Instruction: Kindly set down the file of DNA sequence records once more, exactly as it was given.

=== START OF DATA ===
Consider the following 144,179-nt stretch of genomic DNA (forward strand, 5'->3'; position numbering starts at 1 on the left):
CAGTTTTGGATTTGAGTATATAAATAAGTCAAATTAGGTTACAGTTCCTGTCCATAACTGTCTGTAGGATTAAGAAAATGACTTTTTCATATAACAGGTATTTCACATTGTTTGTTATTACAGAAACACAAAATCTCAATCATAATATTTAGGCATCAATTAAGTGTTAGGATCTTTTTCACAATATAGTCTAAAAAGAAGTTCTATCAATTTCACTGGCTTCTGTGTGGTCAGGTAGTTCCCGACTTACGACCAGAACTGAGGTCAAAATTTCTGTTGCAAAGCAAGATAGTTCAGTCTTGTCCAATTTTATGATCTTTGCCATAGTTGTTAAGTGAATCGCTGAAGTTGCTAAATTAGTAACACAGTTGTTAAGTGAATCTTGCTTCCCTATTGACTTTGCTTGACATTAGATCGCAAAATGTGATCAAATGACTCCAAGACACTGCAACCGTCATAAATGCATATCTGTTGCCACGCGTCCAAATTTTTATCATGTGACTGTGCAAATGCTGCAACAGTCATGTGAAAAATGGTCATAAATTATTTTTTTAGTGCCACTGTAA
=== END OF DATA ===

Consider the following 144,179-nt stretch of genomic DNA (forward strand, 5'->3'; position numbering starts at 1 on the left):
CAGTTTTGGATTTGAGTATATAAATAAGTCAAATTAGGTTACAGTTCCTGTCCATAACTGTCTGTAGGATTAAGAAAATGACTTTTTCATATAACAGGTATTTCACATTGTTTGTTATTACAGAAACACAAAATCTCAATCATAATATTTAGGCATCAATTAAGTGTTAGGATCTTTTTCACAATATAGTCTAAAAAGAAGTTCTATCAATTTCACTGGCTTCTGTGTGGTCAGGTAGTTCCCGACTTACGACCAGAACTGAGGTCAAAATTTCTGTTGCAAAGCAAGATAGTTCAGTCTTGTCCAATTTTATGATCTTTGCCATAGTTGTTAAGTGAATCGCTGAAGTTGCTAAATTAGTAACACAGTTGTTAAGTGAATCTTGCTTCCCTATTGACTTTGCTTGACATTAGATCGCAAAATGTGATCAAATGACTCCAAGACACTGCAACCGTCATAAATGCATATCTGTTGCCACGCGTCCAAATTTTTATCATGTGACTGTGCAAATGCTGCAACAGTCATGTGAAAAATGGTCATAAATTATTTTTTTAGTGCCACTGTAA